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Streamers: Portland theaters’ reopening plans, Oscar-nominated shorts, French ski drama

Ready or not, movie theaters are starting to open again in time for the Oscars and summer blockbusters.


As vaccines continue to make their way into the arms of more and more Oregonians, and the state in general dares to look forward to the resumption of some version of normality, it’s a good time to check in on Portland movie theaters and their plans. It should go without saying that these plans are extremely subject to change: Both Clackamas and Multnomah Counties are moving from Moderate Risk back to a High Risk status on Friday, April 9, which means that maximum allowance at theaters will move from 50% of capacity back to 25%, while Washington County will remain in the Moderate Risk category for the time being. That said, here’s a rundown of announced reopening plans.

Several independent Portland-area theaters have already reopened, including the six-screen Living Room Theaters, Cinemagic, the Moreland, Vancouver’s Kiggins Theatre, and the Liberty Theatre in Camas. Among the titles showing on their big screens are Oscar nominees Nomadland and Minari, as well as more mainstream fare such as the Bob Odenkirk action flick Nobody and the monster mash Godzilla vs. Kong. The venerable Clinton Street Theater is resuming its traditional Saturday night Rocky Horror Picture Show events, although at 9 p.m. instead of midnight due to county restrictions.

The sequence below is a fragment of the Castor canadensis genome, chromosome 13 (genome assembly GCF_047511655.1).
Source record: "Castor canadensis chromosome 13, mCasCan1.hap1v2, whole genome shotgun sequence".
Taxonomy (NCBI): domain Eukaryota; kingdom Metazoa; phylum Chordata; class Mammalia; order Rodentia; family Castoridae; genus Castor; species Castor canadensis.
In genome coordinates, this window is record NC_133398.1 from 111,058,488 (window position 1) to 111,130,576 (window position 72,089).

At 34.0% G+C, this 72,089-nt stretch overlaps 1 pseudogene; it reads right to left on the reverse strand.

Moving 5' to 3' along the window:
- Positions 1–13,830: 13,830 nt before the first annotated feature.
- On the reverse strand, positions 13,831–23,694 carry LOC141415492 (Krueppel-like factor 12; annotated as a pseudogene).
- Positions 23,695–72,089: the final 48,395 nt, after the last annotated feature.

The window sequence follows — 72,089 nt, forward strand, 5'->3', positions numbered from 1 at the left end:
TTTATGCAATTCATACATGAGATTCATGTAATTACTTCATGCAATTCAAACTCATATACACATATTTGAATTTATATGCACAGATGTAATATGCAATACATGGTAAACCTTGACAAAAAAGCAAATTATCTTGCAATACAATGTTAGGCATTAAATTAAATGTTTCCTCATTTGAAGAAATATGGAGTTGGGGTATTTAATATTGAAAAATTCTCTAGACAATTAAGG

One mainstay of Portland’s movie scene, Cinema 21, recently announced plans to open to the public for the first time in over a year on April 23 with a pair of documentaries: Street Gang: How We Got to Sesame Street and The Truffle Hunters. Another, the Hollywood Theatre, has yet to indicate a timeline, although it continues to offer remote programming, including an upcoming remote master class on the films of director Richard Linklater. The Northwest Film Center at the Portland Art Museum remains closed to the public as well, although it is opening experimental filmmaker Sky Hopinka’s poetic debut feature Małni—Towards the Ocean, Towards the Shore virtually on Friday, April 9.